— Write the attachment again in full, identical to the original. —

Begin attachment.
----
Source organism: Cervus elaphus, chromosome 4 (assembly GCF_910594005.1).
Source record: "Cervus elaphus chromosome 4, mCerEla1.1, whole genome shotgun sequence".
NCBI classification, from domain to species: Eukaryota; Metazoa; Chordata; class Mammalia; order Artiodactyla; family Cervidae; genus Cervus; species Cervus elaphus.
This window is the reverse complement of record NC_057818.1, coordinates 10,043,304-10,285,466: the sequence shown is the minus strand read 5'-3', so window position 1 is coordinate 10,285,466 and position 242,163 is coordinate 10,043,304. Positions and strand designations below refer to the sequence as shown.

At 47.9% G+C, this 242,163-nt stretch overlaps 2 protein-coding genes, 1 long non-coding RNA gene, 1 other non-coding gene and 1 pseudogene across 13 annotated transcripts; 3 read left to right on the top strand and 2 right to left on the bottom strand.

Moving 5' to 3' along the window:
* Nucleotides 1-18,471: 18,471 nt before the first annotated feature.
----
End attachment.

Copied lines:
Source organism: Cervus elaphus, chromosome 4 (assembly GCF_910594005.1).
Source record: "Cervus elaphus chromosome 4, mCerEla1.1, whole genome shotgun sequence".
NCBI classification, from domain to species: Eukaryota; Metazoa; Chordata; class Mammalia; order Artiodactyla; family Cervidae; genus Cervus; species Cervus elaphus.
This window is the reverse complement of record NC_057818.1, coordinates 10,043,304-10,285,466: the sequence shown is the minus strand read 5'-3', so window position 1 is coordinate 10,285,466 and position 242,163 is coordinate 10,043,304. Positions and strand designations below refer to the sequence as shown.

At 47.9% G+C, this 242,163-nt stretch overlaps 2 protein-coding genes, 1 long non-coding RNA gene, 1 other non-coding gene and 1 pseudogene across 13 annotated transcripts; 3 read left to right on the top strand and 2 right to left on the bottom strand.

Moving 5' to 3' along the window:
* Nucleotides 1-18,471: 18,471 nt before the first annotated feature.